1. It’s Flagged by Texan Authorities as A Pyramid Scheme

Here’s the first of several red flags. Securities Commissioner Mr. Travis Iles of the Texas State Securities Board has ordered Mind Capital to seize its promotional efforts in all of the Lone Star State.

The ten-level compensation plan and its likeness to old-fashioned pyramid schemes is just one of the bases for ordering Mind Capital to stay the hell out of Texas. Good on you, Mr. Iles!

2. Earnings Are Heavily Based towards Recruitment

Which brings us to our second point. The more promising way of getting something from your investment through is by recruiting new members. The more people you bring in, the more you earn, as is typical with any MLM pyramid scheme.

3. Mind Capital Is Banned in Spain

How much of a buzzkill is Spain to prohibit Mind Capital from operating in the very country in which it was founded? Well, if the Comisión Nacional del Mercado de Valores is anything like the Texas State Securities Board, they should have noticed how fishy Mind Capital is in how it promises profits to investors. They did, and they took action.

Mind Capital is not the first crypto-fiat investment platform in the world. It takes pride in creating a proprietary algorithm to abuse the crypto market, but this claim is not unique.

4.    Conflicting Message

So, here’s the thing about the first point in the Pros section. On Mind Capital’s website, you’ll see an unequivocal statement that you can earn daily profits here.

Meanwhile, in their FAQs section, Mind Capital totally backs out of their claim and says profits are not guaranteed.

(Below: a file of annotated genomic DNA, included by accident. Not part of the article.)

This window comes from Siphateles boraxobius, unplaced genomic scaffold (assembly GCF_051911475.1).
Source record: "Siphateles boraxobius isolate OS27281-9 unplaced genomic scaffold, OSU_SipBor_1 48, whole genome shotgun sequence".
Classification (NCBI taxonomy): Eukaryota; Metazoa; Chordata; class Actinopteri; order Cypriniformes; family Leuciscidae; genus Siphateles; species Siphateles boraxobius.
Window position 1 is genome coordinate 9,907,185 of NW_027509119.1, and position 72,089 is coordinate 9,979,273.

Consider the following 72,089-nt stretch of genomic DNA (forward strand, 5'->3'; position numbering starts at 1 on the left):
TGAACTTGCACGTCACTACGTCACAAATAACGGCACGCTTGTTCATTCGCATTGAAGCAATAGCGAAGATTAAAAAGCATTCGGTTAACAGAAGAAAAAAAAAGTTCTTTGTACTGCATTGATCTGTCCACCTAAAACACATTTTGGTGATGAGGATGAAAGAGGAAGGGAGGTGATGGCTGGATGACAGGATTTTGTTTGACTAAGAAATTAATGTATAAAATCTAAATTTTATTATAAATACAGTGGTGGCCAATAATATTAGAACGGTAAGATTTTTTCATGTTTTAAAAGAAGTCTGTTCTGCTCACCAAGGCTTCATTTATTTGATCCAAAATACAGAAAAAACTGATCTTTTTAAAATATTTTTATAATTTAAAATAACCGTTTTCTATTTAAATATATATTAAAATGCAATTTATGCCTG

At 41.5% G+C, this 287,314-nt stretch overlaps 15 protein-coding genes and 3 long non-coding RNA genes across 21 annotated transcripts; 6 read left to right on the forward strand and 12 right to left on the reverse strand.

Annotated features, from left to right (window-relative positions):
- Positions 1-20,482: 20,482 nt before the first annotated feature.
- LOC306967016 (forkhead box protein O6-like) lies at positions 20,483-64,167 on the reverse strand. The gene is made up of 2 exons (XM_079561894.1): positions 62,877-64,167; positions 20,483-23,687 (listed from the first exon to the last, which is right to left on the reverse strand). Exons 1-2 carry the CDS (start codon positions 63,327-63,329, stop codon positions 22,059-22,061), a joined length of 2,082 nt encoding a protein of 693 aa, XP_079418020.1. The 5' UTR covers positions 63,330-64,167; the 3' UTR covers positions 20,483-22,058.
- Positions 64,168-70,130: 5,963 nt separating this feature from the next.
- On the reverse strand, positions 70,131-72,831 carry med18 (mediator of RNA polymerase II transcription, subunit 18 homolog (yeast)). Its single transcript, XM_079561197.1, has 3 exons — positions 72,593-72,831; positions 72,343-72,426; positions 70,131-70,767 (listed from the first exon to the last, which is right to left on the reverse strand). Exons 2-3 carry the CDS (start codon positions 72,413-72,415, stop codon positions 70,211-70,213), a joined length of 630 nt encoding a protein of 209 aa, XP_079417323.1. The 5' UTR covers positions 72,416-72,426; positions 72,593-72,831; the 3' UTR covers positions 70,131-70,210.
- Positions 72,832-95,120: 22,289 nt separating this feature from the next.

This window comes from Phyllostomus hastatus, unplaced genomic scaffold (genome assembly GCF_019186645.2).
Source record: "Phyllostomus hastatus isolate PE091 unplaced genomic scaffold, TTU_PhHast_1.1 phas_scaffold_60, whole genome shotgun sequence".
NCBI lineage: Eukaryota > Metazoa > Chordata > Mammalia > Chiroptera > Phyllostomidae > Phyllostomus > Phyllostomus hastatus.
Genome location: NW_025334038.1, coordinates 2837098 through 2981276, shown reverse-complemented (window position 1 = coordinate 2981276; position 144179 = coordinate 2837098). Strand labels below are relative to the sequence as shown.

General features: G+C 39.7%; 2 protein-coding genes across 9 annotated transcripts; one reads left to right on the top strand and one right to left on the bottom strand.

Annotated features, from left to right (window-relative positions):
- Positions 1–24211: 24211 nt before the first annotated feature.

Which is it, Mr. García-Pelayo and Mr. García-Pelayo? Do I or do I not get profits daily?

And for that matter, if your magical, totally unique AI algorithm can create 0.5 to 1.5-percent profits every day, why oh why do you need me to find more members for your organization? Surely, you, your son, and your surreptitious team of experts can earn everything for yourself?

I’d like to believe that the founder of Mind Capital wants to turn us all into millionaires, but for some reason, that doesn’t seem very likely.

Verdict: A Cleverly-Disguised Ponzi Scheme

I commend Mind Capital for mentioning its founder on the website, but it doesn’t make the organization legit. The uni-level compensation plan completely destroys the purpose of trade bots and guaranteed-but-maybe-not-so-guaranteed earnings. Instead, all it does is raise speculation of it being an outdated Ponzi scheme.

So, avoid Mind Capital at all cost. It isn’t any better than Coinfinesse Group or Forsage.

To make matters worse, Mind Capital is banned in Texas and Spain by their respective securities boards for suspicion of being Ponzi-esque. Though pyramid schemes work in the beginning, it’s only a matter of time before new recruits become scarce, and the company is at risk of collapse.

When earnings dry up, Capital Mind will do everything to prevent investors from withdrawing funds. By then, it’s far too late to scream out “SCAM!” Without regulation by the SEC, your investment is not protected by anybody except Mind Capital.

I am entirely aware of the allure of making money online, but instead of putting money into a Ponzi scheme like Mind Capital, why not try your hand at affiliate marketing? You can earn a decent amount for your efforts, and you don’t have to directly socialize with other people very often. It’s a win-win!

And, it cost nothing to get started with this affiliate marketing training program, which has helped me build profitable websites.